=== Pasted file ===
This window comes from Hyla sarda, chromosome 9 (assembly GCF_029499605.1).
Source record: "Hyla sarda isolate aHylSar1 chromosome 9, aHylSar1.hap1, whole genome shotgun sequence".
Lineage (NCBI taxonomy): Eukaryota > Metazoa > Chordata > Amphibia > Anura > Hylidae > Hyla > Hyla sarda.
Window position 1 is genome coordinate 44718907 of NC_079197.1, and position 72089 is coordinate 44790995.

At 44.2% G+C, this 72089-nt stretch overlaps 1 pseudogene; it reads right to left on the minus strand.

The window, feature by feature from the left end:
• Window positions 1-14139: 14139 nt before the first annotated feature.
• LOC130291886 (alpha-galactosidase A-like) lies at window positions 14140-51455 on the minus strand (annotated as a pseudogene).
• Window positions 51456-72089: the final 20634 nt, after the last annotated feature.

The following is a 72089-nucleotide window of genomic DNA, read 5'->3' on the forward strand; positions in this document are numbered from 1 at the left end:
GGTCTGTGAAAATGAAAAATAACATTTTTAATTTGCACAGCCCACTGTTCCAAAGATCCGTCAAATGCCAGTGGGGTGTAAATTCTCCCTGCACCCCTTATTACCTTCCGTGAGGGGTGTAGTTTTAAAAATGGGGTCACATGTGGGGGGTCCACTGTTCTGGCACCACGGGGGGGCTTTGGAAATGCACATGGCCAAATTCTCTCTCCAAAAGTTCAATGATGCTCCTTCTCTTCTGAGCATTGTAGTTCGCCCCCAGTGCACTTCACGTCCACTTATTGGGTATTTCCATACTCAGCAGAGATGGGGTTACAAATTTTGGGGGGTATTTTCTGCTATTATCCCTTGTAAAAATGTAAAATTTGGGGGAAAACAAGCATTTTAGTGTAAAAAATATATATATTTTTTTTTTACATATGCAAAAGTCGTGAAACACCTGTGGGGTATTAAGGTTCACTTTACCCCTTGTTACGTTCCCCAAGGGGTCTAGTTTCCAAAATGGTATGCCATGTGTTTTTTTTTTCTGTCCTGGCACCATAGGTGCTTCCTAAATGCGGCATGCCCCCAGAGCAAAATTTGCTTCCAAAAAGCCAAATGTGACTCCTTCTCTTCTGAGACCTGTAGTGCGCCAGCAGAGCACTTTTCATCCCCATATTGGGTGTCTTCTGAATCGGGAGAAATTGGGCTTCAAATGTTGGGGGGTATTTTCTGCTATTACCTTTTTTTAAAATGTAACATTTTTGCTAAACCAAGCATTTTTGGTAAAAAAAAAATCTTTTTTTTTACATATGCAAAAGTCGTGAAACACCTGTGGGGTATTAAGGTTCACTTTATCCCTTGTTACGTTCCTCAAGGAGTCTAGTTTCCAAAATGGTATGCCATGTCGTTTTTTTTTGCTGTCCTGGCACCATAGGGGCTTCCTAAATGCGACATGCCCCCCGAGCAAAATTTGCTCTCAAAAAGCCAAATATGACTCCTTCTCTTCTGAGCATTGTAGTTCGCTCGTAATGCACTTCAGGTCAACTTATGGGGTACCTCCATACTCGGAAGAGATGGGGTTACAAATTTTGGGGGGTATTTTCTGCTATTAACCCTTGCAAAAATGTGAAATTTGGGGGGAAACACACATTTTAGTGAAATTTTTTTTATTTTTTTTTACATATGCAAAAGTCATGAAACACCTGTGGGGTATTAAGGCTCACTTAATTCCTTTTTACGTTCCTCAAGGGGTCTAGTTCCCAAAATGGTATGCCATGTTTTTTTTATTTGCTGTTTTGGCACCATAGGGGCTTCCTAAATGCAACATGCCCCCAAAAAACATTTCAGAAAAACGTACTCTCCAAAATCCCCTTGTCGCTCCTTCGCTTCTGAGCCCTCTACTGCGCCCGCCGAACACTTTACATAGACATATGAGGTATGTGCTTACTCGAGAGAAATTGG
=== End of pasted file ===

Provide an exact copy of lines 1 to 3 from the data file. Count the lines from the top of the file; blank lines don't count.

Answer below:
This window comes from Hyla sarda, chromosome 9 (assembly GCF_029499605.1).
Source record: "Hyla sarda isolate aHylSar1 chromosome 9, aHylSar1.hap1, whole genome shotgun sequence".
Lineage (NCBI taxonomy): Eukaryota > Metazoa > Chordata > Amphibia > Anura > Hylidae > Hyla > Hyla sarda.